Last year on the Summer Solstice, we shared our story publicly about José’s diagnosis. This year we’re battling a new beast: Covid.
We’ve been extremely careful over the past two years and even managed to travel extensively to and from the mainland—seven trips in seven months!—to participate in the Healey ALS Platform Trial and visit with family without getting sick.
Unfortunately, after a couple of recent events and time with family, I spiked a fever this past weekend.
At first, it was just a low-grade fever, body aches, fatigue, and an occasional dry cough. It soon progressed to high fevers at night (103), severe body aches, headache, chills, congestion, painful sore throat, weakness and fatigue. On Monday, I tested positive for Covid using a rapid antigen test.
While it’s one of the worst viruses I’ve ever experienced, it has yet to escalate to point that is unmanageable from home. We remain hopeful that I may be on the mend later this week if I follow the pattern of many people hit by the Omicron (vs. Delta) variant.
The challenge of course is that I can’t simply self-isolate to protect José. I’m his primary caregiver. On a typical day, while he’s at home I assist him with:
- getting out of bed
- transferring between furniture and his wheelchair
- getting in / out of the shower
- washing his hair
- getting dressed
- prepping and serving meals
- dispensing medication
- opening the front door when he needs to leave (or returns home)
- charging his wheelchairs
This is physically (and mentally, emotionally) demanding for a healthy person who also works full-time as self-employed business owner. Caregiving with Covid added into the mix is no joke. As soon as I realized I had a fever on Saturday, I self-isolated in one room of our apartment and only stepped out—after double-masking and washing my hands (or when in close contact, wearing an N95 mask)—to help José with anything he needed.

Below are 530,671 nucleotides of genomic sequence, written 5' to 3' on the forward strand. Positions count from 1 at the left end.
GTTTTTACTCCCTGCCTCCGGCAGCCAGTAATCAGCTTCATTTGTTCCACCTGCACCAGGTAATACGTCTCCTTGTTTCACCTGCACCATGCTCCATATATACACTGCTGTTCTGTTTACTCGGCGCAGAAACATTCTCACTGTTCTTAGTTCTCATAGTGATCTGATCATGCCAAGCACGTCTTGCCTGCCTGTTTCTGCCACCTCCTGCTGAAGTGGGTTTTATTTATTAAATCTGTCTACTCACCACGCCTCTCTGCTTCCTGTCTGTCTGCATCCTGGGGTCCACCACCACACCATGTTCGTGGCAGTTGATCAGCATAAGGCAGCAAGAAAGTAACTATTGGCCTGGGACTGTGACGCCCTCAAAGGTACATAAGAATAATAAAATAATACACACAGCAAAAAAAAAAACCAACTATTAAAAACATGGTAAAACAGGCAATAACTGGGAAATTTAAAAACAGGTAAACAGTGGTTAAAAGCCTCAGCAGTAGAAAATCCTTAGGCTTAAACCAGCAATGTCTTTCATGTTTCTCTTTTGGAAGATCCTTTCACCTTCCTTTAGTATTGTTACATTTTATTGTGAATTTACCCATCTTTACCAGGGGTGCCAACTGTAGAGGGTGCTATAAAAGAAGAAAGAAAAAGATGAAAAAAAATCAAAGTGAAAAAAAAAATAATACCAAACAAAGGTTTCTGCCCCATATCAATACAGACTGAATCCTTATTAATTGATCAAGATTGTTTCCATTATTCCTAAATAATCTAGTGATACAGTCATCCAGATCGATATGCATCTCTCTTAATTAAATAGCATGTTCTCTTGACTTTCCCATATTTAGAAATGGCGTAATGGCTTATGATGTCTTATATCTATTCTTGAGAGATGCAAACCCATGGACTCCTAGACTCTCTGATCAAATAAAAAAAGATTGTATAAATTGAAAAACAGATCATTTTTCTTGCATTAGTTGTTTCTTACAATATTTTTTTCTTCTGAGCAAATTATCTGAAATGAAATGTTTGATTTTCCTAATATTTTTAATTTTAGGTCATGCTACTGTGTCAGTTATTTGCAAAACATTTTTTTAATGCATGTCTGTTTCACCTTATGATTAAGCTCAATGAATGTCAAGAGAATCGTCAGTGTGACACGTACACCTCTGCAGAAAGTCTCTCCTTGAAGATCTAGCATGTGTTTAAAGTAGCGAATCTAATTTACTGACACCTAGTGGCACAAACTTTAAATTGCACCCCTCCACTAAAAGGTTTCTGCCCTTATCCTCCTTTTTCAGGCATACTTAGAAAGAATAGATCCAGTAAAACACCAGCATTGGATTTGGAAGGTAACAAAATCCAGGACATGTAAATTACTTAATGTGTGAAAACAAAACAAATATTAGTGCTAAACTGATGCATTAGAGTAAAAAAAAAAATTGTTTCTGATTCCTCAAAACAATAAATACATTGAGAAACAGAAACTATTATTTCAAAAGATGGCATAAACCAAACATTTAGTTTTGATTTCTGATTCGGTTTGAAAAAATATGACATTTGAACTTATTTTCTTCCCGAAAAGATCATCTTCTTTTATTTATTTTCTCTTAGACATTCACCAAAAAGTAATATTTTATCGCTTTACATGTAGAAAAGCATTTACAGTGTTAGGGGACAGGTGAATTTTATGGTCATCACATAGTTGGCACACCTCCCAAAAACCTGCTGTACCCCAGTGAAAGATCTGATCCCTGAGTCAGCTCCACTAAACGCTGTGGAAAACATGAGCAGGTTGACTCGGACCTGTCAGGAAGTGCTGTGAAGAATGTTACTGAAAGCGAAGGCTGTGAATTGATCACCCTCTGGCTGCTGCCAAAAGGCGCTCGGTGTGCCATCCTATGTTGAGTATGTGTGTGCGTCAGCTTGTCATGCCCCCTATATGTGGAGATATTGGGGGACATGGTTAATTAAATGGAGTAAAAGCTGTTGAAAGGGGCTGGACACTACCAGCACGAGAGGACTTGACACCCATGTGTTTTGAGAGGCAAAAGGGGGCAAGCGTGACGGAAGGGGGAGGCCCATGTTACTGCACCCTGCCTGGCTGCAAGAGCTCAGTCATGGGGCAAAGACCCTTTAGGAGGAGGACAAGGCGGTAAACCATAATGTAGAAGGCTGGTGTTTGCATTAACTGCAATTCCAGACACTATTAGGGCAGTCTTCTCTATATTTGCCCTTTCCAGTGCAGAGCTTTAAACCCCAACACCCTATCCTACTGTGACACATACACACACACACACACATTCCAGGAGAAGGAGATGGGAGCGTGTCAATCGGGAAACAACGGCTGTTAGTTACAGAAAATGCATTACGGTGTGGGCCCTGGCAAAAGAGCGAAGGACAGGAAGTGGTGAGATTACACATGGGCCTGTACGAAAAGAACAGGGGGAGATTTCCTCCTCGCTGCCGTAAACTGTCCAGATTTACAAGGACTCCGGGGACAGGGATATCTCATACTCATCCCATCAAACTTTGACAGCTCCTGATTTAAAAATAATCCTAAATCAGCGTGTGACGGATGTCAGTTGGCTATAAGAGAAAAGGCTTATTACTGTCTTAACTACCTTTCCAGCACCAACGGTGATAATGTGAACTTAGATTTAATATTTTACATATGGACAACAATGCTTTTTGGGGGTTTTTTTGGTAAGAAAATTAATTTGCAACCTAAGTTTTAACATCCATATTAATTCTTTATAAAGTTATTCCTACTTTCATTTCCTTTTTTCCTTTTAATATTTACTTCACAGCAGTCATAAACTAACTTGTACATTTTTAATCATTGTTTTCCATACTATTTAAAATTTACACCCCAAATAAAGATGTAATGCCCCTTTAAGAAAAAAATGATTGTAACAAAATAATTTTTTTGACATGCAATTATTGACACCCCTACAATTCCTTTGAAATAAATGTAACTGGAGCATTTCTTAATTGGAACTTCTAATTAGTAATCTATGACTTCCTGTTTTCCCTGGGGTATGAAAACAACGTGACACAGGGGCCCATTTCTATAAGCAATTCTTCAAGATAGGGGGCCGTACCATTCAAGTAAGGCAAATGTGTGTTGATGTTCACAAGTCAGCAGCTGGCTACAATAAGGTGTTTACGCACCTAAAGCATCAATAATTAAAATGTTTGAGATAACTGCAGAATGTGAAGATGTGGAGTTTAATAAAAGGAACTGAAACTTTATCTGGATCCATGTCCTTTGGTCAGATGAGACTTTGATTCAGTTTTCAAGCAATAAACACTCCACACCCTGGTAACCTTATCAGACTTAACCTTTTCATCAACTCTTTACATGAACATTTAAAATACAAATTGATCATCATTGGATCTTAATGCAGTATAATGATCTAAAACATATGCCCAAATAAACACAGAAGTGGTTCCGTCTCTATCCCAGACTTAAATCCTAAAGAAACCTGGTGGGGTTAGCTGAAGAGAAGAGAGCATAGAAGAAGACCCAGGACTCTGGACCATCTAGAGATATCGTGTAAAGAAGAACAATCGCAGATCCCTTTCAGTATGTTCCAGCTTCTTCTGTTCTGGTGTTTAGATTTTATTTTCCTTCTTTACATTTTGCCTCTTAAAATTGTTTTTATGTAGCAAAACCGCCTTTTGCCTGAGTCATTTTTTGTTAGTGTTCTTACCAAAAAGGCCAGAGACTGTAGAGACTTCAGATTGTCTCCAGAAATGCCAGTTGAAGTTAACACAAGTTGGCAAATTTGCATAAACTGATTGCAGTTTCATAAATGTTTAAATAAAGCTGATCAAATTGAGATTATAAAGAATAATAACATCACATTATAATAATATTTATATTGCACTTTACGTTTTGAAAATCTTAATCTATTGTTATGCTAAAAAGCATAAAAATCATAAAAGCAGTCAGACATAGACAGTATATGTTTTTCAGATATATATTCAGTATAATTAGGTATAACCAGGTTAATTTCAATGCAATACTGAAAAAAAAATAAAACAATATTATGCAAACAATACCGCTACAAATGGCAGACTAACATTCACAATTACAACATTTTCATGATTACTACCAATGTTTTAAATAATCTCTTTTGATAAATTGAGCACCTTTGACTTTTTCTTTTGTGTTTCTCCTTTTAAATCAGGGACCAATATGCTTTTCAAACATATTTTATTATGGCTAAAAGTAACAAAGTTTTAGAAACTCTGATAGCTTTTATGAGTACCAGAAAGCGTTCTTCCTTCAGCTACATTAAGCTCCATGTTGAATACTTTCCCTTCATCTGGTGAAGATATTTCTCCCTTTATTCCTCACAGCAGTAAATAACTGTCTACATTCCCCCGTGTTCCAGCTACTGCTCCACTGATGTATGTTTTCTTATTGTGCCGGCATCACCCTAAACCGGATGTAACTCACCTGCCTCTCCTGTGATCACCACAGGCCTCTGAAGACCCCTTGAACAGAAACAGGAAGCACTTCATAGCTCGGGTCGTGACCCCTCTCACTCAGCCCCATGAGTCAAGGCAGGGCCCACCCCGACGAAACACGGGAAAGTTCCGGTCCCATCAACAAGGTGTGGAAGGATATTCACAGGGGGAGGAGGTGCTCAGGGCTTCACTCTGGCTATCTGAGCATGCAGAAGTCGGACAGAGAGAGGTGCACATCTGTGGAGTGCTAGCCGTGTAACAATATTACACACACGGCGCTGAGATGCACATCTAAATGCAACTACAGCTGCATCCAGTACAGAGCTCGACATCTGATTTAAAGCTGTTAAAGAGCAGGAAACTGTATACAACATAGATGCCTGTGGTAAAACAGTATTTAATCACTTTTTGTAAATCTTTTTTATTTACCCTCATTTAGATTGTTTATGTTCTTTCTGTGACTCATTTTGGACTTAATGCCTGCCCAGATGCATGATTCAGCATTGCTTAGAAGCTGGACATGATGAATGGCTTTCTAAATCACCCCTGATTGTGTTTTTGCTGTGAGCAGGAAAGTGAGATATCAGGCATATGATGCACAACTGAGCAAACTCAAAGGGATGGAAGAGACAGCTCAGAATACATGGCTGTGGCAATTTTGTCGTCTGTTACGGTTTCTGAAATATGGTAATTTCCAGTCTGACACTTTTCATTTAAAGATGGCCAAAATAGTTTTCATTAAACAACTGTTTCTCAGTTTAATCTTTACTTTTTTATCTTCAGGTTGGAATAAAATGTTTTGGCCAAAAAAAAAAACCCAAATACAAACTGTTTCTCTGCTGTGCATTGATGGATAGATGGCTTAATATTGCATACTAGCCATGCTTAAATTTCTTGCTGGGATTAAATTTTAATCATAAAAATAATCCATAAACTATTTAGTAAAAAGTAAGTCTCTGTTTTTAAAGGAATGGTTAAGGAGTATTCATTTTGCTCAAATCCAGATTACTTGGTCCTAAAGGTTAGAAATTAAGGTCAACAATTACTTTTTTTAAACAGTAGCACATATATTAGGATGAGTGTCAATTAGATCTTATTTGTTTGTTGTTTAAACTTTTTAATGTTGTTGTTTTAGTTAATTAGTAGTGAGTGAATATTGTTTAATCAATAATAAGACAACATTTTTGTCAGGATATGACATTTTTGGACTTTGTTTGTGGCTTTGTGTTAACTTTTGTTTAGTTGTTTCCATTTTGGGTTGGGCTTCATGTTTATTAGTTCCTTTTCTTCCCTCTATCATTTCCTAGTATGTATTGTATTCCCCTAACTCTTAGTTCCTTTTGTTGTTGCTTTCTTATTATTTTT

Under any other circumstances, we would gladly invite friends and family into our home to help. Unfortunately, José tested positive this morning, too, so we won’t risk exposing anyone else. Fortunately, he has mild symptoms thus far.
We alerted both his PCP and his neurologist as soon as he developed early signs, and are communicating with them daily. Because of this, they had already been able to do the legwork to check for any drug interactions with his current medications and were standing by for today’s test results. We were able to speak with his physician, who was able to prescribe Paxlovid (an anti-viral for Covid) which he’ll start taking tonight.
Between the quick access to the antiviral and staying current with vaccinations, including a second Covid booster in April, we’re hopeful this affords him some extra protection and a swift recovery.
Sidenote: I have some choice words for the folks who decided that caregivers should not be eligible for additional Covid boosters. What is the logic in not protecting the people who live with and take care of folks who ARE eligible and medically vulnerable?
We share all of this not to scare anyone, but to keep you informed. Updates on the blog have been less consistent since José’s participation in the Healey trial ended so we’re trying to shift to more frequent, everyday updates sharing our experience living with ALS. As always, we’re glad you’re here and promise to keep in touch (hopefully with happier updates!) very soon 🙂